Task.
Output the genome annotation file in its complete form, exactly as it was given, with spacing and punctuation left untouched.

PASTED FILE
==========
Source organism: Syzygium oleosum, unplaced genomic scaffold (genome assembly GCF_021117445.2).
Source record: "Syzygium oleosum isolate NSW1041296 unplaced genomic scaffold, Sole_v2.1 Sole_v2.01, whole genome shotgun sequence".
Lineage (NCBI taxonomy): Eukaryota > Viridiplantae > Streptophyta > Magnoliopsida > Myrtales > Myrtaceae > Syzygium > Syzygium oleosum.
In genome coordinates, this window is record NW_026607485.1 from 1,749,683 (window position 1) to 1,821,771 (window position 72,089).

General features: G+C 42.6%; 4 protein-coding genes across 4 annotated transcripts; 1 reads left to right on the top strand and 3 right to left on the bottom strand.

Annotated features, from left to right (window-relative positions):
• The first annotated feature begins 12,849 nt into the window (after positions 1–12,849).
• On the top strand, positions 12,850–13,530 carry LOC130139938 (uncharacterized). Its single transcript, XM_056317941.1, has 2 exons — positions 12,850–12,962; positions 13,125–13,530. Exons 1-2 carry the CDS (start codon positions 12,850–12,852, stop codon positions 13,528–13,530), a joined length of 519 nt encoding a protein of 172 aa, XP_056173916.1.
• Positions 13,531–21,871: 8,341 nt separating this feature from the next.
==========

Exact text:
Source organism: Syzygium oleosum, unplaced genomic scaffold (genome assembly GCF_021117445.2).
Source record: "Syzygium oleosum isolate NSW1041296 unplaced genomic scaffold, Sole_v2.1 Sole_v2.01, whole genome shotgun sequence".
Lineage (NCBI taxonomy): Eukaryota > Viridiplantae > Streptophyta > Magnoliopsida > Myrtales > Myrtaceae > Syzygium > Syzygium oleosum.
In genome coordinates, this window is record NW_026607485.1 from 1,749,683 (window position 1) to 1,821,771 (window position 72,089).

General features: G+C 42.6%; 4 protein-coding genes across 4 annotated transcripts; 1 reads left to right on the top strand and 3 right to left on the bottom strand.

Annotated features, from left to right (window-relative positions):
• The first annotated feature begins 12,849 nt into the window (after positions 1–12,849).
• On the top strand, positions 12,850–13,530 carry LOC130139938 (uncharacterized). Its single transcript, XM_056317941.1, has 2 exons — positions 12,850–12,962; positions 13,125–13,530. Exons 1-2 carry the CDS (start codon positions 12,850–12,852, stop codon positions 13,528–13,530), a joined length of 519 nt encoding a protein of 172 aa, XP_056173916.1.
• Positions 13,531–21,871: 8,341 nt separating this feature from the next.